12.062 Mentaiko Spaghetti


8 (Mon) March 2021

Mentaiko Spaghetti


by me

at home

-Changgok, Sujeong, Seongnam, Gyeonggi, Republic of Korea-

with the Family

Mentaiko Spaghetti is a Japanese-Italian dish.  Consists of spicy pickled cod roe (mentaiko) in cream sauce with pasta, typically spaghetti, often topped with dried nori strips.  No reliably sourced information on where/when/who invented the dish, only a commonly recounted story about it supposedly being improvised at an Italian restaurant in Tokyo during the 1960s, originally with caviar then later the more readily available and cheaper mentaiko.  These days, the dish is a staple both at home and at restaurants, Japanese and Italian.  Also growing in popularity at Italian restaurants in Korea.

Interestingly, while “ko = child (i.e., egg/roe),” the term “mentai” is borrowed from the Korean “myeongtae (명태) (明太) = pollack;” the pure Japanese term for pollack roe is “tarako.”

As suggested by the etymology, mentaiko itself appears to be based on the Korean spicy pickled cod roe myeongran (pollack roe) jeot (pickle), though I’d need to do stronger research to confirm.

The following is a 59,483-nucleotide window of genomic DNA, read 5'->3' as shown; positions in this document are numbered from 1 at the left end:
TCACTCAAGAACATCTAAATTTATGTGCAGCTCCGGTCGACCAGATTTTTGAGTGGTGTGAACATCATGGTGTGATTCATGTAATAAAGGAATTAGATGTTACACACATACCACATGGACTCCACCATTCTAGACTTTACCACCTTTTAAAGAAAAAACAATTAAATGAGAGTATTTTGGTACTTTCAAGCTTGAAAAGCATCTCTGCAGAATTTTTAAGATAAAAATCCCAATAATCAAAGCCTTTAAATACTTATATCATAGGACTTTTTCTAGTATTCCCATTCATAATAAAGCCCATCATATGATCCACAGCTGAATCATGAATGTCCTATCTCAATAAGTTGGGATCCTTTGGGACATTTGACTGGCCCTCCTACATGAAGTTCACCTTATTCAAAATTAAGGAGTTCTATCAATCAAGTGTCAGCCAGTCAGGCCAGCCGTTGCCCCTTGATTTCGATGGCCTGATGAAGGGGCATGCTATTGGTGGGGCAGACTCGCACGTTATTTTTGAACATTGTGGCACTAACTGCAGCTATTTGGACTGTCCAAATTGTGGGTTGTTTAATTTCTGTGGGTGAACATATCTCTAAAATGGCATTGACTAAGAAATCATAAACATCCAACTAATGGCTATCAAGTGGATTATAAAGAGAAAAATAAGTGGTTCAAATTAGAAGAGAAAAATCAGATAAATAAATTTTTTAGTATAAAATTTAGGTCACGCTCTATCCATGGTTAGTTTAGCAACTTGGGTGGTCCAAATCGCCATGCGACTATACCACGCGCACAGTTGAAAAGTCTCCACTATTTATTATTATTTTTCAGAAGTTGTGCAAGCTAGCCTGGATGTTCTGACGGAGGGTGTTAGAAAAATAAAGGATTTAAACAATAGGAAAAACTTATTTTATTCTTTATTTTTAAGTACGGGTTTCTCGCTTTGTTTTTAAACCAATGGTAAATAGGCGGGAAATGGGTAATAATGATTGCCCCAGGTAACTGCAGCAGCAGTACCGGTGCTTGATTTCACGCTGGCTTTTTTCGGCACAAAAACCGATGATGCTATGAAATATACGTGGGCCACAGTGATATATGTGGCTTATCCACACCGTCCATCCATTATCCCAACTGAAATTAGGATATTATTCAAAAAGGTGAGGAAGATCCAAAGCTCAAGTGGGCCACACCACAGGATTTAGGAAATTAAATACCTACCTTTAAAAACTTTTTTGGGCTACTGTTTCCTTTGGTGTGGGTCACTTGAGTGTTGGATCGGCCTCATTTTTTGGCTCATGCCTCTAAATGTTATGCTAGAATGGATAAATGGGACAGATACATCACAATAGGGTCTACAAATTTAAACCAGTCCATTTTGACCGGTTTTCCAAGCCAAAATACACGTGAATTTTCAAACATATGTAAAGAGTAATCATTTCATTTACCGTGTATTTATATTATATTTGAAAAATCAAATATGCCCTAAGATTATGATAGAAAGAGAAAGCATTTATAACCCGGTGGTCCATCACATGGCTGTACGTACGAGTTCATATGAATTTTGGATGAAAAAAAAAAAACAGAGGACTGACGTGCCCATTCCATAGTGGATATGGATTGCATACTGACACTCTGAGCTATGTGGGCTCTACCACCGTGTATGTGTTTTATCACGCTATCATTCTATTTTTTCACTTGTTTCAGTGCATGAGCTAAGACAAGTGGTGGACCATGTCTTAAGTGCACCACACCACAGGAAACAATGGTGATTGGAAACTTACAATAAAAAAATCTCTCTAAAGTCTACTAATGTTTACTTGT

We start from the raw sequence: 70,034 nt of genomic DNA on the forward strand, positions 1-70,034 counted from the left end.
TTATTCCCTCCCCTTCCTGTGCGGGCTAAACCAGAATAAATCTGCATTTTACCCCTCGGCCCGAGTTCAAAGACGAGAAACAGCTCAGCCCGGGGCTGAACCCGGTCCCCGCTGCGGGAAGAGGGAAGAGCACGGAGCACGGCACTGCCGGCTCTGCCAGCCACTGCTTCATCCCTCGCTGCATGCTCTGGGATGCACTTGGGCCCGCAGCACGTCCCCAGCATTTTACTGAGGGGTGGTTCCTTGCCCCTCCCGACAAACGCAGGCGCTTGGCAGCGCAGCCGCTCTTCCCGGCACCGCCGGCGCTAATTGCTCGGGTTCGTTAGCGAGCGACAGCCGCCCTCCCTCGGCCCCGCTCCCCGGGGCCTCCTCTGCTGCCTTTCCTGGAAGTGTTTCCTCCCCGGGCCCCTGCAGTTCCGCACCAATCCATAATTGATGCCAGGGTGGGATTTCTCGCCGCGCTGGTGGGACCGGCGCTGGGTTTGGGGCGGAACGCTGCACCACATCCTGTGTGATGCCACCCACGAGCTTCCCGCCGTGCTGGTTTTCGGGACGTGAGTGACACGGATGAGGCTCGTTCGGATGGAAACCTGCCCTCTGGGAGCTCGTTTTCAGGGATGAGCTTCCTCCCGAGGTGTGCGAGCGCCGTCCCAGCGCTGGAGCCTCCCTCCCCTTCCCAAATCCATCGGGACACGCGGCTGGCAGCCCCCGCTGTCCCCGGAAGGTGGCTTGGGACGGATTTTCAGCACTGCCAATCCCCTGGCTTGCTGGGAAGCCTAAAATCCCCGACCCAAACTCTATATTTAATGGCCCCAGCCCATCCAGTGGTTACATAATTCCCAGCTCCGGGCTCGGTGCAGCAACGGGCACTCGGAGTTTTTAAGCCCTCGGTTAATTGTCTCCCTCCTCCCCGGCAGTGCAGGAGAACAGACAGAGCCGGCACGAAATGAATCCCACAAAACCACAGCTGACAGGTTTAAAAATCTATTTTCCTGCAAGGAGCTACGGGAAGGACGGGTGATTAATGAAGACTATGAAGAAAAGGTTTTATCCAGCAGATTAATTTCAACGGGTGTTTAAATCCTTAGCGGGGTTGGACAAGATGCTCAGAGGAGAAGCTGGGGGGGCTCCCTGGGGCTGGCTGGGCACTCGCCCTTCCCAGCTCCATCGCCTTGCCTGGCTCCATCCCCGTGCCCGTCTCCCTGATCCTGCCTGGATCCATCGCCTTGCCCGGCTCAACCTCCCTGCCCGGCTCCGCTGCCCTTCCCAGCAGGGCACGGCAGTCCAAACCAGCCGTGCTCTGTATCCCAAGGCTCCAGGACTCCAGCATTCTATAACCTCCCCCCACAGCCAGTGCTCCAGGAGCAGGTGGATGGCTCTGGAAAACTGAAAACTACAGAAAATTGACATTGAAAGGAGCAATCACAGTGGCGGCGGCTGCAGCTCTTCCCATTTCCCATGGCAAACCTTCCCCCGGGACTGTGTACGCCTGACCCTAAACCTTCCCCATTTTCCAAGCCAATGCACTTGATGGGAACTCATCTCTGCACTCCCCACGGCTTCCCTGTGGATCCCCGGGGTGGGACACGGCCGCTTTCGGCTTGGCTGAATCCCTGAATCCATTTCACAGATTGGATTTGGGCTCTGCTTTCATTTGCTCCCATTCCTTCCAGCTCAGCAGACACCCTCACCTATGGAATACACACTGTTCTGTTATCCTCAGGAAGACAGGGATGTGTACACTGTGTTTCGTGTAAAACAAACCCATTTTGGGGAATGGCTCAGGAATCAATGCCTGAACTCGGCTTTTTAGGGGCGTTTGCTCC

I’ve only tried Japanese mentaiko once, which I recall being excellent, though I can’t remember how/if they differ from Korean myeongran jeot (see 7.265 Negibashi Maki).

On-line recipes all seemed pretty much the same in composition: mentaiko (eggs only, sacs discarded) + butter + cream + soy sauce, so I eyeballed the amounts.

Alas, it turned out bitter.  Nobody got past the first bite.  Must’ve been the mentaiko, in fact myeongran jeot, though they seemed fine when I tasted them raw.  Oh well.

(See also FOODS.)

(See also PLACES.)

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